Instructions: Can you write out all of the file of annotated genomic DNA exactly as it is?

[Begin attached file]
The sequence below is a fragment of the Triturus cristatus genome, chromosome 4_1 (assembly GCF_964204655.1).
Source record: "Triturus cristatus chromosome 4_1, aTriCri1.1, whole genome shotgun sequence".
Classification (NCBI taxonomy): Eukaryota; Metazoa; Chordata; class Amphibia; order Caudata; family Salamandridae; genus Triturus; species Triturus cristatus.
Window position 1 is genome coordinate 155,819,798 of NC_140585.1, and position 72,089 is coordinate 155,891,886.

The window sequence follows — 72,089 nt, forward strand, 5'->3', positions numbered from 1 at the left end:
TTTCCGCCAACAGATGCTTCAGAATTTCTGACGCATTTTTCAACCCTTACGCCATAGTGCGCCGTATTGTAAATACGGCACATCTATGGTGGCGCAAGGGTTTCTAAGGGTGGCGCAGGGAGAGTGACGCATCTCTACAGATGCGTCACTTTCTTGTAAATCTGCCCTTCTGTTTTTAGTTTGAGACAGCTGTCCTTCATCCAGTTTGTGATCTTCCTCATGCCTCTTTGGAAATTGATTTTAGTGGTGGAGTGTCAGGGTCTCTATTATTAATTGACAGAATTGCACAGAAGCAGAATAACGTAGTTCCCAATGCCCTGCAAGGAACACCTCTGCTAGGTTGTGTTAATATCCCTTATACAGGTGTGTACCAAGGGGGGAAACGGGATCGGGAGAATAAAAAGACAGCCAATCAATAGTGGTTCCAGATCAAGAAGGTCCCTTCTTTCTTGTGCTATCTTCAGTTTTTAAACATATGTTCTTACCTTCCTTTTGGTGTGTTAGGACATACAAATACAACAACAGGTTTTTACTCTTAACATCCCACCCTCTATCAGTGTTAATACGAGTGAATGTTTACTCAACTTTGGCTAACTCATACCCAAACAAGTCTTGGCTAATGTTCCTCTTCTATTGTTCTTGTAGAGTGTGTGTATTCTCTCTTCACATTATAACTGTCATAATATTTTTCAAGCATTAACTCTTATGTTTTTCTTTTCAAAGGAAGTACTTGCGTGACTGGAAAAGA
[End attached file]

The sequence below is a fragment of the Triturus cristatus genome, chromosome 4_1 (assembly GCF_964204655.1).
Source record: "Triturus cristatus chromosome 4_1, aTriCri1.1, whole genome shotgun sequence".
Classification (NCBI taxonomy): Eukaryota; Metazoa; Chordata; class Amphibia; order Caudata; family Salamandridae; genus Triturus; species Triturus cristatus.
Window position 1 is genome coordinate 155,819,798 of NC_140585.1, and position 72,089 is coordinate 155,891,886.

The window sequence follows — 72,089 nt, forward strand, 5'->3', positions numbered from 1 at the left end:
TTTCCGCCAACAGATGCTTCAGAATTTCTGACGCATTTTTCAACCCTTACGCCATAGTGCGCCGTATTGTAAATACGGCACATCTATGGTGGCGCAAGGGTTTCTAAGGGTGGCGCAGGGAGAGTGACGCATCTCTACAGATGCGTCACTTTCTTGTAAATCTGCCCTTCTGTTTTTAGTTTGAGACAGCTGTCCTTCATCCAGTTTGTGATCTTCCTCATGCCTCTTTGGAAATTGATTTTAGTGGTGGAGTGTCAGGGTCTCTATTATTAATTGACAGAATTGCACAGAAGCAGAATAACGTAGTTCCCAATGCCCTGCAAGGAACACCTCTGCTAGGTTGTGTTAATATCCCTTATACAGGTGTGTACCAAGGGGGGAAACGGGATCGGGAGAATAAAAAGACAGCCAATCAATAGTGGTTCCAGATCAAGAAGGTCCCTTCTTTCTTGTGCTATCTTCAGTTTTTAAACATATGTTCTTACCTTCCTTTTGGTGTGTTAGGACATACAAATACAACAACAGGTTTTTACTCTTAACATCCCACCCTCTATCAGTGTTAATACGAGTGAATGTTTACTCAACTTTGGCTAACTCATACCCAAACAAGTCTTGGCTAATGTTCCTCTTCTATTGTTCTTGTAGAGTGTGTGTATTCTCTCTTCACATTATAACTGTCATAATATTTTTCAAGCATTAACTCTTATGTTTTTCTTTTCAAAGGAAGTACTTGCGTGACTGGAAAAGA